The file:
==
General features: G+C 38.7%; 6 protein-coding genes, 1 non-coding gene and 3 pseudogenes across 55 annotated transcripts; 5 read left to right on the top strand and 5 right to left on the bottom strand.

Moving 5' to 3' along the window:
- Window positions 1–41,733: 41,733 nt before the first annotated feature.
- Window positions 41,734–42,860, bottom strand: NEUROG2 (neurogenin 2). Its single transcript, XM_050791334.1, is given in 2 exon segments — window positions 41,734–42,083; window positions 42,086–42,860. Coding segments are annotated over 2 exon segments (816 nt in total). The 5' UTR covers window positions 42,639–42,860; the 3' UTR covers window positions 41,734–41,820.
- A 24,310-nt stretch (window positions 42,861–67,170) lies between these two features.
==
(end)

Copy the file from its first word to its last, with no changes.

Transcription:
General features: G+C 38.7%; 6 protein-coding genes, 1 non-coding gene and 3 pseudogenes across 55 annotated transcripts; 5 read left to right on the top strand and 5 right to left on the bottom strand.

Moving 5' to 3' along the window:
- Window positions 1–41,733: 41,733 nt before the first annotated feature.
- Window positions 41,734–42,860, bottom strand: NEUROG2 (neurogenin 2). Its single transcript, XM_050791334.1, is given in 2 exon segments — window positions 41,734–42,083; window positions 42,086–42,860. Coding segments are annotated over 2 exon segments (816 nt in total). The 5' UTR covers window positions 42,639–42,860; the 3' UTR covers window positions 41,734–41,820.
- A 24,310-nt stretch (window positions 42,861–67,170) lies between these two features.